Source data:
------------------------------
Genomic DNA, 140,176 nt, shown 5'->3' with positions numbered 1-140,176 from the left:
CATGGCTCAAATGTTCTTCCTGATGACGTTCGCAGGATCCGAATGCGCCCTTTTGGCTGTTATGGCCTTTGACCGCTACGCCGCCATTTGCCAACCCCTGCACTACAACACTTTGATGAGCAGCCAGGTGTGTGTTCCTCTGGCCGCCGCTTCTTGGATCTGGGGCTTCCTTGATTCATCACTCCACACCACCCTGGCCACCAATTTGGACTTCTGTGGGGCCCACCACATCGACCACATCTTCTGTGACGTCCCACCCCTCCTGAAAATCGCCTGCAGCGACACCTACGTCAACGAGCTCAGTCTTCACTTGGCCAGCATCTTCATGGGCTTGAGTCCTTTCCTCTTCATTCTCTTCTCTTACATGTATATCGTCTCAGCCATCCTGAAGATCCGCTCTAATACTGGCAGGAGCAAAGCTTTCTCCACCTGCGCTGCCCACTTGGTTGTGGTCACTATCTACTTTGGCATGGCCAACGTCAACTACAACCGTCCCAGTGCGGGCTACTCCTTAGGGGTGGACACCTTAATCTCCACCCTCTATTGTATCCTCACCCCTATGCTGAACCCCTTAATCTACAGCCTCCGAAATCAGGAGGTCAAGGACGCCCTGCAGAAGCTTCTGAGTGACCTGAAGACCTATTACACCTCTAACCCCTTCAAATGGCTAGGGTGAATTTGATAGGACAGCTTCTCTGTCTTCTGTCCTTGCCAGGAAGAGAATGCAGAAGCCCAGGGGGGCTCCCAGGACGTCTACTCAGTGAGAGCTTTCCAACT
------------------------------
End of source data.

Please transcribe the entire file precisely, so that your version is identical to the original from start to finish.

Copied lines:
Genomic DNA, 140,176 nt, shown 5'->3' with positions numbered 1-140,176 from the left:
CATGGCTCAAATGTTCTTCCTGATGACGTTCGCAGGATCCGAATGCGCCCTTTTGGCTGTTATGGCCTTTGACCGCTACGCCGCCATTTGCCAACCCCTGCACTACAACACTTTGATGAGCAGCCAGGTGTGTGTTCCTCTGGCCGCCGCTTCTTGGATCTGGGGCTTCCTTGATTCATCACTCCACACCACCCTGGCCACCAATTTGGACTTCTGTGGGGCCCACCACATCGACCACATCTTCTGTGACGTCCCACCCCTCCTGAAAATCGCCTGCAGCGACACCTACGTCAACGAGCTCAGTCTTCACTTGGCCAGCATCTTCATGGGCTTGAGTCCTTTCCTCTTCATTCTCTTCTCTTACATGTATATCGTCTCAGCCATCCTGAAGATCCGCTCTAATACTGGCAGGAGCAAAGCTTTCTCCACCTGCGCTGCCCACTTGGTTGTGGTCACTATCTACTTTGGCATGGCCAACGTCAACTACAACCGTCCCAGTGCGGGCTACTCCTTAGGGGTGGACACCTTAATCTCCACCCTCTATTGTATCCTCACCCCTATGCTGAACCCCTTAATCTACAGCCTCCGAAATCAGGAGGTCAAGGACGCCCTGCAGAAGCTTCTGAGTGACCTGAAGACCTATTACACCTCTAACCCCTTCAAATGGCTAGGGTGAATTTGATAGGACAGCTTCTCTGTCTTCTGTCCTTGCCAGGAAGAGAATGCAGAAGCCCAGGGGGGCTCCCAGGACGTCTACTCAGTGAGAGCTTTCCAACT